Inspired by a Persian legend and originally titled Flame, this is the first book of the Farsala Trilogy. The new and improved title, while dramatically distinctive, has the drawback of giving away the ending. But since the story is only getting started, that’s probably all right.
The kingdom that falls in this book is called Farsala, a society that has held its own for many centuries against hostile neighbors on both sides. Its strength is also its vulnerability: an aristocratic class of cavalry officers, called the deghans, that has ridden down every enemy it has faced in battle. But the deghans are also proud, prickly, jealous of each other’s position, and apt to treat the peasantry as a lower life-form than their horses. There is also something about their religion, which propitiates eleven evil djinn—sometimes to an extent that corrupts the rule of law&mash;while doing lip-service to a single, benign deity called Azura. Throw in an enemy empire with a relatively liberal system of laws and a tradition of either conquering a country within a year or giving up—which sounds like an easy foe to beat until you realize how seldom they have given up—and you might begin to see why Farsala is poised, tipping, ready to fall.
At the heart of this tragedy are three young people, ranging in age from fifteen to about twenty. Teenaged Oraya is the spoiled, haughty, willful daughter of Farsala’s military commander. Merahb dotes on his daughter above all things—more than his wife, his younger male heir, even his illegitimate son Jiaan, whose career he has advanced with a patronage that makes Oraya jealous. Jiaan, for his part, has to put up with a lot of hazing from full-blooded deghans his age, who refuse to accept him among their ranks, and from the half-sister who seizes every opportunity to call him a “peasant-born bastard.” The unlikely third side of the triangle is a young peddler with a maimed hand, who nurses a deep grudge against the deghans, their social system, and especially their treatment of peasants like him. Kavi travels up and down the trade road with his beloved mule Duckie, trading with miners and farmers and travelers from foreign lands, and keeping his shadier dealings just a click downwind of the law.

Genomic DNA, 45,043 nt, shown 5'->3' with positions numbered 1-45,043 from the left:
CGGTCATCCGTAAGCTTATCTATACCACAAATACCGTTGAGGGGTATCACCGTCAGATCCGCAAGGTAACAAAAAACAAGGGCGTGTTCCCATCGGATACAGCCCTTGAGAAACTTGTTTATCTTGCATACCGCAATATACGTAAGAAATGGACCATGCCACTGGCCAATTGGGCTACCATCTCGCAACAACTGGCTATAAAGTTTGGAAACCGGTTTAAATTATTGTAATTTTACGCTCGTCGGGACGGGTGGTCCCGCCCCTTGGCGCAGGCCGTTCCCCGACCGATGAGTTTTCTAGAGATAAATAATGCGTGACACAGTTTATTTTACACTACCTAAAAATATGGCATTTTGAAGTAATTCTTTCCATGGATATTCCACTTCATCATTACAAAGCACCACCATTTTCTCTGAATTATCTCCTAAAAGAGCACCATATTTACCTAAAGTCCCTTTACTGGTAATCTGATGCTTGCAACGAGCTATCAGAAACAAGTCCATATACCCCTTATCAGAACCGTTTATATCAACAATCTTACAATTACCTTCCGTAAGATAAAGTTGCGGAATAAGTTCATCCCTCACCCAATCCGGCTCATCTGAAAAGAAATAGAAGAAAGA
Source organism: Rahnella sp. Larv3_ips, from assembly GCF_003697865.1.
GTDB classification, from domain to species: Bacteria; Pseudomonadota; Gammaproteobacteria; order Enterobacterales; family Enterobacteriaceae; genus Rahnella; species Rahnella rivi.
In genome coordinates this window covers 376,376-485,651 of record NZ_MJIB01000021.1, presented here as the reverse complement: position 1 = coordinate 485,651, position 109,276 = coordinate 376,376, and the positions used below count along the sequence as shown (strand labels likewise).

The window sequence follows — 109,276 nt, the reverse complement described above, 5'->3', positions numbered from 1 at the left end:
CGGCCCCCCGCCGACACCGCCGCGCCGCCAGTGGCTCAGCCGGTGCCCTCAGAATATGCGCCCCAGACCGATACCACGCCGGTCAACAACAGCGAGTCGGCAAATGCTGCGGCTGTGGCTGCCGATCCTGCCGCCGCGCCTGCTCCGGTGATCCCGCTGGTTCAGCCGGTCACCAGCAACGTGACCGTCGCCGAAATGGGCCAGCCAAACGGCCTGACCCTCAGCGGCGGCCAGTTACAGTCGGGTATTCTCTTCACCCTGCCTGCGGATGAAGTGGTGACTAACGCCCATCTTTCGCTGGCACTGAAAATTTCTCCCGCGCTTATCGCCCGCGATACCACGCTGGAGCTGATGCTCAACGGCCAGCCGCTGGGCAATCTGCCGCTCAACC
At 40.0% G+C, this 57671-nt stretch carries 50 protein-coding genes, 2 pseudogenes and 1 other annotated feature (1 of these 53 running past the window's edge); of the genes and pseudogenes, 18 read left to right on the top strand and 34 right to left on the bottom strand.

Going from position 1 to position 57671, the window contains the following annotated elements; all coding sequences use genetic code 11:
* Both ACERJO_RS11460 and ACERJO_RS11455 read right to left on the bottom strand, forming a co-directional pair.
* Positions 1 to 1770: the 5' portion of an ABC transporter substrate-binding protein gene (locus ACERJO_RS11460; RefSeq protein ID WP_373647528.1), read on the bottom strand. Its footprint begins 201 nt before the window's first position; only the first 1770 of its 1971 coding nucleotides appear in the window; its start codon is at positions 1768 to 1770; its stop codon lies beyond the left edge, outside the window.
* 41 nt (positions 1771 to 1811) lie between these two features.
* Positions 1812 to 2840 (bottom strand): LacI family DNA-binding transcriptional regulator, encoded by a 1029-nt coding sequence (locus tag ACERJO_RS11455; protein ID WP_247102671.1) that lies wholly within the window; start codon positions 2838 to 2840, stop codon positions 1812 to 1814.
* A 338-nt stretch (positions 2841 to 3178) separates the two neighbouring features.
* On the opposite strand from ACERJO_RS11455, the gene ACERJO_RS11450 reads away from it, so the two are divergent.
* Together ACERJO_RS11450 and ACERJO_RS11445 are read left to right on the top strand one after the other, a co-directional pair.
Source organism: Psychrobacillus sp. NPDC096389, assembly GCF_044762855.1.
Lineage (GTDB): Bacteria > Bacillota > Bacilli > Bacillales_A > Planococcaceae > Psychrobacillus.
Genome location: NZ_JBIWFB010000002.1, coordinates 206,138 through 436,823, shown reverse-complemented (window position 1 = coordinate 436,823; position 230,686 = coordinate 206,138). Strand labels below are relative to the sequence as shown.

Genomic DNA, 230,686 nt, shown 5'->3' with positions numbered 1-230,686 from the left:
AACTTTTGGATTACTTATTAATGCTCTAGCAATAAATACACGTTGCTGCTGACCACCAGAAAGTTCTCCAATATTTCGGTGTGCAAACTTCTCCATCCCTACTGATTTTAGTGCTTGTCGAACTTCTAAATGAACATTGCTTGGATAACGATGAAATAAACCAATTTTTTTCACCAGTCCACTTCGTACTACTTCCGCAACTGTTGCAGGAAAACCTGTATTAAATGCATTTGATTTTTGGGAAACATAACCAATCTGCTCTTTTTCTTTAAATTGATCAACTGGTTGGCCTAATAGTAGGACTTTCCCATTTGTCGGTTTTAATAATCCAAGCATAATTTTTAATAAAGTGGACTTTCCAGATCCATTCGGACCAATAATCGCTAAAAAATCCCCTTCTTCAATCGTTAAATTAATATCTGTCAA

The book, alternately told from the point of view of each of these three characters, doesn’t spend much time introducing them before events start swirling and sweeping them into a collision course with their country’s fate. Rumor has it that the Hrum Empire will soon be ready to invade Farsala. Merahb fears for his country’s future, especially if his political rivals succeed in replacing him as high commander. But thanks to the twisted church-state politics of the deghans, young Oraya must be sacrificed to the djinn—supposedly to enable Farsala to win the impending war. Merahb has other plans for his daughter, however. Plans that involve a skillful deception, a hiding place in the mountains, and a little help from the Suud—strange, nocturnal people who live in the uncharted desert beyond the mountains. Both Jiaan (willingly) and Kavi (unwillingly) play a role in Oraya’s escape. But as calamity descends upon Farsala like a thunderstorm, each of them faces sudden changes in their status, their importance, their role in history. By the end of this first installment, it looks as though at least one of them may be the great mythical hero, promised to return in the hour of Farsala’s greatest need.
Though this book is very fast-paced and oriented toward teen readers, it is also a challenging book in several ways. Oraya is not an easy character to sympathize with, even after she begins to transform under the magical influence of the Suud. Jiaan’s first taste of battle is humiliating and heart-breaking, yet somehow he seems destined to become a great military leader. Most surprising of all is Kavi, whose loyalties are up for grabs and who may not seem to have the strength—either of body or of character—to influence events other than toward disaster. While you’re still deciding whether you care about him or despise him, or to guess whose side he will end up on and whether he will live long enough to make a difference, everything changes in a rush of emotionally staggering events. And just like that, you’ll be on the hook for Book 2, Rise of a Hero (originally published as Wheel).
Denver-based author Hilari Bell has written a dozen and a half books, of which I have only read one so far (The Wizard Test). After dipping another toe in her work, I will surely pick up more of the Farsala Trilogy on my next trip to the library. Other titles of hers that interest me include The Goblin Wood (also the start of a trilogy), a trilogy (soon to become a quartet) called “Knight and Rogue,” and the conclusion of this trilogy, Forging the Sword.